“Accident Of Geography” Brings Rare Galapagos Penguin Back From The Brink

By on August 17, 2015
The Galapagos penguin is the second smallest penguin and the rarest in the world. (Credit: Aquaimages)

In the 1980s, the Galapagos penguin — already the rarest penguin in the world due to its range being limited to the archipelago that bares its name — experienced a startling decline, its population dropping by 70 percent.

Three decades later, however, global climate change has altered trade winds and ocean currents around the island chain, providing coincidentally ideal conditions for the penguin population to double.

A new study from the Woods Hole Oceanographic Institution examined satellite data from the past 30 years to determine how a conflux of unusual oceanic and atmospheric events brought in cool, nutrient-rich water to the islands and led to the Galapagos penguin’s resurgence. The results of the study are published in the journal Geophysical Research Letters.

Kristopher Karnauskas, lead author of the paper and WHOI climate scientist, spent a decade studying how the Galapagos Islands influence currents and climate throughout the tropical Pacific, and noticed a growing cold patch of water while investigating surface temperature data in the region.

“One of the most fascinating coincidences I’ve ever come across is that the Galapagos Archipelago is in just the right location, and just about the right size, to block the path of a very important underwater current called the Equatorial Undercurrent,” Karnauskas said.

Comparing the effects of that interaction to an airstream encountering a mountain on land, Karnauskas said that the islands deflect some of that current upward, bringing in cooler water capable of supporting a robust marine ecosystem.

Just over 1,000 Galapagos penguins call the archipelago home today — up from only a few hundred in the 1980s. (Credit: NASA)

Just over 1,000 Galapagos penguins call the archipelago home today — up from only a few hundred in the 1980s. (Credit: NASA)

Examining data from 1982 forward, Karnauskas found that trends indicated a shift in the undercurrent that could have major implications for terrestrial life in the area.

“My inclination was to walk across campus to the biology department and talk to one of my good friends and colleagues who also happens to be a world-renowned seabird researcher,” he said.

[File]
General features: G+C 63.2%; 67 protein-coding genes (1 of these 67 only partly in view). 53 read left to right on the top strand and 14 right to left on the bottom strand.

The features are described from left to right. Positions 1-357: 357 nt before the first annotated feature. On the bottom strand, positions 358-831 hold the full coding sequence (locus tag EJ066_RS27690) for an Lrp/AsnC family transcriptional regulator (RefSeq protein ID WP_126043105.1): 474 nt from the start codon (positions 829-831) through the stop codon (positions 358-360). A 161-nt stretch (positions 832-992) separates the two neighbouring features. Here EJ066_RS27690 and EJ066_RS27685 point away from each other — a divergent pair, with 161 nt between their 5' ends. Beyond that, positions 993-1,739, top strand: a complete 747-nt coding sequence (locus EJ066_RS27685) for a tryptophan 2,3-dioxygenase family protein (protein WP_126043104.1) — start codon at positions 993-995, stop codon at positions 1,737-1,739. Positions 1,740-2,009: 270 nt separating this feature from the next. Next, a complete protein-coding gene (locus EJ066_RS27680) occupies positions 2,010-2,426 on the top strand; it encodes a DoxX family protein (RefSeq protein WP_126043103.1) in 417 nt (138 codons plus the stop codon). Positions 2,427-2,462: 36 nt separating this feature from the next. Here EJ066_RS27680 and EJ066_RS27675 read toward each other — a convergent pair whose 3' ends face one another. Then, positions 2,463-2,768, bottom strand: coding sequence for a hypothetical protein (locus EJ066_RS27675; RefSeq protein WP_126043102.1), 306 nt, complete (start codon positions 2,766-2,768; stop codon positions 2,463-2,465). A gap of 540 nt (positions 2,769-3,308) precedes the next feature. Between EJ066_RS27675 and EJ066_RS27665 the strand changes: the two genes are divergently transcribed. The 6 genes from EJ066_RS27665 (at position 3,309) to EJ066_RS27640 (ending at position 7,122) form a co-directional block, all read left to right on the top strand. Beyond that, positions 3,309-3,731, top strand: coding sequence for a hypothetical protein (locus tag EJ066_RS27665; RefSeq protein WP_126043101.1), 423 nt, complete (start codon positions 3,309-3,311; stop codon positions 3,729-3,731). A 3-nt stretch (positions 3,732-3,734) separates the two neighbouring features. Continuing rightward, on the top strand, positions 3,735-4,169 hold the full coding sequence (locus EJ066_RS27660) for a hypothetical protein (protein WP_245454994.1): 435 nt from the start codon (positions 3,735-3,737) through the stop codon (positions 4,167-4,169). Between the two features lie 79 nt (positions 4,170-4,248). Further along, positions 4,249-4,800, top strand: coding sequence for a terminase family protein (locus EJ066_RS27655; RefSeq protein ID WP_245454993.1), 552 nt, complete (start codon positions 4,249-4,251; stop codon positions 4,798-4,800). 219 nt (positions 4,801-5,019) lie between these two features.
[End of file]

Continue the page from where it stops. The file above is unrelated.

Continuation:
Population data on the penguins showed that while their numbers dwindled to only a few hundred in the 1980s — the result of a strong El Niño — they exceeded 1,000 individuals by 2014. This finding coaligned with Karnauskas’ research, which showed that the cold pool surrounding the archipelago has expanded north by 35 kilometers throughout the three decades covered in the study period.

The expansion likely brought more algae — and therefore more fish — to the region, supporting a greater number of penguins on the islands. Karnauskas also noted that the expansion of the cold pool is consistent with trends in the Equatorial Undercurrent reported between 1871 and 2008, and with future projections from global climate model simulations.

A study from WHOI examined satellite data from the past 30 years to determine how a conflux of unusual oceanic and atmospheric events led to the Galapagos penguin’s resurgence. (Credit: Snowmanradio / Flickr)

A study from WHOI examined satellite data from the past 30 years to determine how a conflux of unusual oceanic and atmospheric events led to the Galapagos penguin’s resurgence. (Credit: Snowmanradio / Flickr)

“Sometimes in science, you’re just surprised when you’re actually able to make sense of things,” he said.

Although Karnauskas admits that three decades provides a relatively short dataset to determine whether these trends are actually connected to anthropogenic climate change, he says that putting the data in context with other long-term trends offers a greater degree of confidence.

“Nonetheless,” he noted, “we cannot be sure this trend will not reverse a decade or two from now.”

While the satellite and atmospheric data helped the researchers connect trends in the currents’ upwelling to the penguin resurgence, Karnauskas said that a collaboration with researchers conducting “on-the-ground” studies could provide even more useful insights.

The study’s findings could help resource managers better develop marine protected areas to conserve the rare penguins, as they illustrate how serendipitous shifts in ocean circulation can give efforts in the region a greater chance of success.

Although it’s exciting to see a species come back from the brink of extinction, Karnauskas warned that the study shouldn’t be used as evidence for an “upside” to global warming.

“This quirky setup of an ocean current getting stronger, running into an island and feeding the penguins is just a coincidence — an accident of geography,” he said. “Other factors such as ocean acidification may well trump the undercurrent.”

Top image: The Galapagos penguin is the second smallest penguin and the rarest in the world. (Credit: Aquaimages)

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